I’ve been looking at patterns for baby blankets that I can knit for my cousin’s new baby (to be born in May, so I’ve got time).  Instead of just kind of winging it and doing maybe stripes, I wanted something a little more interesting.  I was thinking about the XOXO blanket from Petite Purls, or something at least more visually interesting, and I really like this dot blanket as a contender.  I don’t know yet whether she’s having a boy or a girl, but this is a blanket that can easily go either way with slight color changes.


What do you do while you’re knitting?  Or crocheting, or sewing, or being all around creative?

I’m never just knitting.  There’s always something else happening.  I’m sure a bunch of you listen to music.  I do that, too, or I watch movies or listen to books on CD.  Netflix is wonderful for watching tv while crafting because when one episode ends, another one begins – a lazy man’s utopia, but perfect for those people with their hands full.  And then there are those wonderful people who create playlists of tv show episodes on YouTube, like some beautiful soul did for Ghost Adventures (my guilty pleasure, I’ll admit it).

So, what do you do?

Red in the face.

You know that red cowl I’ve been working on?  The one I ran out of yarn for while making?  I finally got more of the same yarn (thankfully, another store had it), and when I finally finished it and blocked it, guess what?

I hate it.

It’s too light.  It’s too loose.  It rolls way more than I want it to, even after blocking.  It just hangs there and I don’t like it at all.  I really love the stitch, and I wish it had turned out better, but what can you do?  All things considered, this is one of only a couple of projects I’ve finished and ended up hating, so that’s not too bad of a batting average, right?

Right.  That’s what I’m telling myself anyway.

I have a ridiculous amount of projects going on at any given time, but I don’t have nearly enough small bags to hold them. Having multiple in one tote bag at a time can sometimes get confusing or annoying; when I want to grab one to bring somewhere with me, I have to dig through to find it and then get another bag, usually a plastic grocery bag.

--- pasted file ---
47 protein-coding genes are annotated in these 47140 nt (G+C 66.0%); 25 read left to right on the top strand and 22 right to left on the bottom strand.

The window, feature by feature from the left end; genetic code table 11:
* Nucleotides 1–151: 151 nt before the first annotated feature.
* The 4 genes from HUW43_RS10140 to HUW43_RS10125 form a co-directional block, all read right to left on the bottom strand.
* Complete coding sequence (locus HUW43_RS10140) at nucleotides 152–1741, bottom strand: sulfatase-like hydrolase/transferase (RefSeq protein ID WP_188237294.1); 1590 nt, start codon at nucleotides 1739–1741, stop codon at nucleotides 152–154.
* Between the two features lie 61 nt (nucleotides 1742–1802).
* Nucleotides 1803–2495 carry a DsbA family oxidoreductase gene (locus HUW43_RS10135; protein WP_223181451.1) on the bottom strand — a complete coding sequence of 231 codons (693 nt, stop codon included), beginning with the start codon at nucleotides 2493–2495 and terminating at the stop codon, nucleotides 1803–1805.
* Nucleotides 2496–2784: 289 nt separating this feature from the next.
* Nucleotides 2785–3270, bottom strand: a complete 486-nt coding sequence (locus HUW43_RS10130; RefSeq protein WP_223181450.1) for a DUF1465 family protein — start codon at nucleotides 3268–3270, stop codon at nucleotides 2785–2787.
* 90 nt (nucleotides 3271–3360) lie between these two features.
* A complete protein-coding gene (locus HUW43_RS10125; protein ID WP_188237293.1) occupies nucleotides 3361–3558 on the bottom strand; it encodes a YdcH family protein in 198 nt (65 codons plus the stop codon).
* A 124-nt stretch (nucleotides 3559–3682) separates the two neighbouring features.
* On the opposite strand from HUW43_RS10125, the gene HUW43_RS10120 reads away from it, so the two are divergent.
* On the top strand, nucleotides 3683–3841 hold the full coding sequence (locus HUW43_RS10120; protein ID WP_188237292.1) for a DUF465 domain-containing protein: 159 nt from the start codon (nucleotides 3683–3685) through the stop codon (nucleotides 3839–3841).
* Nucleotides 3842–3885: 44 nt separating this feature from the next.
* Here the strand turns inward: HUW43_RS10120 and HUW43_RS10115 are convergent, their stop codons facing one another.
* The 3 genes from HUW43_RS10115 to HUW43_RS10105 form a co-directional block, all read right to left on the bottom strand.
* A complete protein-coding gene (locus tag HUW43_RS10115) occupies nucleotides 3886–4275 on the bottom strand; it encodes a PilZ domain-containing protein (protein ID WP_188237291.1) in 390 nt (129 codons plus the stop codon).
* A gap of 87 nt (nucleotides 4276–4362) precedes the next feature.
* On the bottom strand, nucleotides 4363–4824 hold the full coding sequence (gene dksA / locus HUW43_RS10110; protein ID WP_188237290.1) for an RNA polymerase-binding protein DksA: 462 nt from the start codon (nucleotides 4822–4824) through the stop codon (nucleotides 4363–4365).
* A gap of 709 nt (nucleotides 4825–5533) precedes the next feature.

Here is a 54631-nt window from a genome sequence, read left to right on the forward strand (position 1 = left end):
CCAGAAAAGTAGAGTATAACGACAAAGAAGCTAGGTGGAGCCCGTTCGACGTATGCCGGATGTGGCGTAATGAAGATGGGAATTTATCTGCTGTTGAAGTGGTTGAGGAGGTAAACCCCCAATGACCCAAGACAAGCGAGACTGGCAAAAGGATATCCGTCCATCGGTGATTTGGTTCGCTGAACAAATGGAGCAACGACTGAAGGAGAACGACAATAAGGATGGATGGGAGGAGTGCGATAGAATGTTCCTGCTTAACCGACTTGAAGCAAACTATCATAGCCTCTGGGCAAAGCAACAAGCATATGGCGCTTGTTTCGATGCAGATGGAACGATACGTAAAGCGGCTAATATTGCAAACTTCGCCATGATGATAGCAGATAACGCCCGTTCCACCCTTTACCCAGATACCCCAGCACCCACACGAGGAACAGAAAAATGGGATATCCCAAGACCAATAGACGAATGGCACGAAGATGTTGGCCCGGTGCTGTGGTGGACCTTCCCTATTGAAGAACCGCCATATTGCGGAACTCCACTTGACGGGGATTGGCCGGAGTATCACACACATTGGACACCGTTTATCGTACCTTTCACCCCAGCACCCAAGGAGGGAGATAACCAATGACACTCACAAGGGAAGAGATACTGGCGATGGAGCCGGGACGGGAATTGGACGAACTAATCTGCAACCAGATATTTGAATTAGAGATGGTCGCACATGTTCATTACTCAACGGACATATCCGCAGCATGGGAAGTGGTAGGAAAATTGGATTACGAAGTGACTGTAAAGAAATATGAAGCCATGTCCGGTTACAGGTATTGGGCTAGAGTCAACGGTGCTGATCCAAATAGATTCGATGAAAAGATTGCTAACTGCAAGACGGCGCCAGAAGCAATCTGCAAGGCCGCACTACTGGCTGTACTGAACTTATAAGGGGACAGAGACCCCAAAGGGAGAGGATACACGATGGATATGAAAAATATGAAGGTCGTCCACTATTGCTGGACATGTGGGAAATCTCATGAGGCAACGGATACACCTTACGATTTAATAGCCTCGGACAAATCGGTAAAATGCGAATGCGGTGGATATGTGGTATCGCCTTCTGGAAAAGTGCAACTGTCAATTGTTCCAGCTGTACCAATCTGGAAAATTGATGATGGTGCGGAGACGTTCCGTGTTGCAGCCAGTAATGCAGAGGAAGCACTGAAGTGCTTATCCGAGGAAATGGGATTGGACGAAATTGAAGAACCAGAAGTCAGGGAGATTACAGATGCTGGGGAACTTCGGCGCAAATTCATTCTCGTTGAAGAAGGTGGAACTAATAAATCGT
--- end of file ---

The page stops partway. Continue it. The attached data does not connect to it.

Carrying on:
And knitting projects deserve so much more than a plastic grocery bag! I put so much time and effort and love into everything I make, so an idea entered my head: why don’t I just make myself some drawstring project bags?

I went to the fabric store last week, bought a variety of adorable prints, and above is the result of my first attempt! I used yarn as the string (goes with their purpose, I thought) but I think I may buy ribbon for the next one. I think it will look better with the fabrics, but I’ll have to test some and see how it works!

Look for some of these in my Etsy store after I work out the kinks!

Thirty stitches left to cast off on that red and grey cowl I posted about a week and a half ago, and I RAN OUT OF YARN, even though I was completely convinced I had left myself enough for the bind off edge. But fine, no biggie, right? I’ll just cruise on over to the store and get some more but WAIT THEY DON’T HAVE ANY MORE AND PROBABLY WON’T GET ANY MORE IN.

My life, ladies and gentleman.

I’m now left with two options: 1. Find a yarn as close to that shade of red as possible and pray it isn’t obvious. Or 2. Undo the bind off edge (just thinking about that is making me cringe) and frog about 10 rows, leaving out the last repeat. I’m in no rush to finish this for any reason, so I’ll think about it. But in the meantime, my poor last 30 stitches are on a holder and I can almost hear them crying.

I hate when stuff like this happens.